The following is excerpted from the Church News. To read the full article, CLICK HERE.
As Brigham Young University celebrated its centennial in 1975, Church President Spencer W. Kimball gave his “Second Century Address,” calling on BYU and its students to be unique.
With a front-row seat for the landmark address, BYU’s president — then in his early 40s and about halfway through his eventual nine-year leadership tenure — had been working to avoid extreme federal Title IX regulations. He had testified before a congressional subcommittee earlier in 1975, explaining how the private, Church-sponsored university and its Honor Code and commitment to gospel tenets differed from most institutions of higher education.
That BYU president still has “President” as a title today. President Dallin H. Oaks — first counselor in the First Presidency — returned Tuesday, Sept. 13, to the same BYU Marriott Center nearly a half-century later to revisit President Kimball’s address. In remarks titled “Going Forward in the Second Century,” the 90-year-old President Oaks called on BYU faculty and students to continue to be unique and to dare to be different.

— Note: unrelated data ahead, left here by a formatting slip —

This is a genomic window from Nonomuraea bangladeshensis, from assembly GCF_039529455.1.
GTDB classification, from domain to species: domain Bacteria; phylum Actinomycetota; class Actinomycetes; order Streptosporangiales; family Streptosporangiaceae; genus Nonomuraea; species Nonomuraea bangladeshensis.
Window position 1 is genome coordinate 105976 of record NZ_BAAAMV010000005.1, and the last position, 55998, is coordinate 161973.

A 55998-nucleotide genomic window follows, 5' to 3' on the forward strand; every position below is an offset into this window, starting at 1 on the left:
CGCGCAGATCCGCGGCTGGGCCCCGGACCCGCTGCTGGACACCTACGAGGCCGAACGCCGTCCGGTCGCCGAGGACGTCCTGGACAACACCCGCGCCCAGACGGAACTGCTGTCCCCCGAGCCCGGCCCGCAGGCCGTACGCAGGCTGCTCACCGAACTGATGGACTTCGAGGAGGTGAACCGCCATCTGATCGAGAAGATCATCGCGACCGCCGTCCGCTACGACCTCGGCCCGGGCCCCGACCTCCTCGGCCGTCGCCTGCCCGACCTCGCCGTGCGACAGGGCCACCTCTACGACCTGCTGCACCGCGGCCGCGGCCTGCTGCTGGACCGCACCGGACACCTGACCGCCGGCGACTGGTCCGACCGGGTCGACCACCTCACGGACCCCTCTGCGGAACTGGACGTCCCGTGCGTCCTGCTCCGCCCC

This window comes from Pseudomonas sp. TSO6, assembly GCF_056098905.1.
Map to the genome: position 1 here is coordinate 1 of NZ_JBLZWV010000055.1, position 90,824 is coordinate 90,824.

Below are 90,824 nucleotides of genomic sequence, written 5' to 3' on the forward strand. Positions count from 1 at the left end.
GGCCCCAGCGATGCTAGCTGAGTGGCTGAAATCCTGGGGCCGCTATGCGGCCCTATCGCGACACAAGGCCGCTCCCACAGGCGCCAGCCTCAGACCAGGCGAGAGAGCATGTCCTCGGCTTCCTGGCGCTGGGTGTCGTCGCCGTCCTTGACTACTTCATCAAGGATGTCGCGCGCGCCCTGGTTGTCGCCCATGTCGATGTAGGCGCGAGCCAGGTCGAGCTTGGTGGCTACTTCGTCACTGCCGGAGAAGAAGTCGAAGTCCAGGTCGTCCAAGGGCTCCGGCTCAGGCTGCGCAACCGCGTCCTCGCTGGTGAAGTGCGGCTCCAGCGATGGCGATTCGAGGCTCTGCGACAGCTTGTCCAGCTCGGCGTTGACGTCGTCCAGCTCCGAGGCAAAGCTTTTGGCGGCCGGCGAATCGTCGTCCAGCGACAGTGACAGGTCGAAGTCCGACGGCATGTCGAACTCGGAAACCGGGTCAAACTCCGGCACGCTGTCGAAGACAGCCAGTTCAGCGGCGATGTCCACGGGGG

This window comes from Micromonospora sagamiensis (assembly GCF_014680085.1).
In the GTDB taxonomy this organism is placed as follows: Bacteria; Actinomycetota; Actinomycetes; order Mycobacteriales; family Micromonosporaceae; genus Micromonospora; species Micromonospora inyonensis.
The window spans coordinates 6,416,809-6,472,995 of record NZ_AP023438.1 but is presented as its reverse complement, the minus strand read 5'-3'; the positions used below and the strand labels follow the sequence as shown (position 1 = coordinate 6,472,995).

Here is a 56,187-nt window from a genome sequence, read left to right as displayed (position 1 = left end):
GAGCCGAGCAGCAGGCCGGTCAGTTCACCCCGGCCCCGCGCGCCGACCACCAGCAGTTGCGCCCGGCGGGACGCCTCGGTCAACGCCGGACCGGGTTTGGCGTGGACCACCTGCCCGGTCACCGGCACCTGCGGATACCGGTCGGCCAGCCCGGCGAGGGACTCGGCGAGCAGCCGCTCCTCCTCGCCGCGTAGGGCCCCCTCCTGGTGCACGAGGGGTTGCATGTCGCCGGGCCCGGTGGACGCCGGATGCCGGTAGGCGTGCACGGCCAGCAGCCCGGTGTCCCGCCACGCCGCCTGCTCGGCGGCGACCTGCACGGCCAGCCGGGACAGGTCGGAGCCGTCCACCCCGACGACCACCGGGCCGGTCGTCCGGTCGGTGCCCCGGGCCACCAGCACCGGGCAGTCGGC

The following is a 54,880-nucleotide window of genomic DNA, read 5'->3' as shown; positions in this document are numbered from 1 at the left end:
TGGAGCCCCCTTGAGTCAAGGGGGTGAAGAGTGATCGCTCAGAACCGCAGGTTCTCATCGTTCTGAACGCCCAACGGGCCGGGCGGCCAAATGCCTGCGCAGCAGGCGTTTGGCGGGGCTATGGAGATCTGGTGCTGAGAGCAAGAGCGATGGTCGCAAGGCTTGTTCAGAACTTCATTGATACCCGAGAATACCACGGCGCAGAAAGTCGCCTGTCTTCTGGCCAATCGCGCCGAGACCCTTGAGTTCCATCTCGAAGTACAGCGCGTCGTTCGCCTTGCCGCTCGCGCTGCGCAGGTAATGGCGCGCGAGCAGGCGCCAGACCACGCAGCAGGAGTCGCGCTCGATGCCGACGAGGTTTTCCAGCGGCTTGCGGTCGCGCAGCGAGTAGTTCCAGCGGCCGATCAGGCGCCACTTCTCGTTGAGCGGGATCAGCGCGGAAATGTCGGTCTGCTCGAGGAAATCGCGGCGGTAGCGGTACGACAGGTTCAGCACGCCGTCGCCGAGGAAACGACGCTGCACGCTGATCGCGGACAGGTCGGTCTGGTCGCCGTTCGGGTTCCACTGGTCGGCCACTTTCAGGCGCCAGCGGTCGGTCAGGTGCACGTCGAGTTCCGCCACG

Acknowledging that most of the current students and many of the current faculty were born after 1975, BYU’s events of that year may seem as “ancient history, yes — but important history to remember when current worldly pressures are focused on our differences.”
‘Second Century Address’ revisited
President Oaks said President Kimball noted, in his address 47 years ago, BYU’s “double heritage,” with concerns and opportunities both secular and spiritual. President Kimball said the university must not be shackled by “worldly ideologies and concepts” and not allow itself to “be made over in the image of the world.”
President Kimball added: “We expect — we do not simply hope — that Brigham Young University will become … a unique university in all of the world.”
For BYU to secure and magnify its second-century uniqueness, President Kimball highlighted three key areas:
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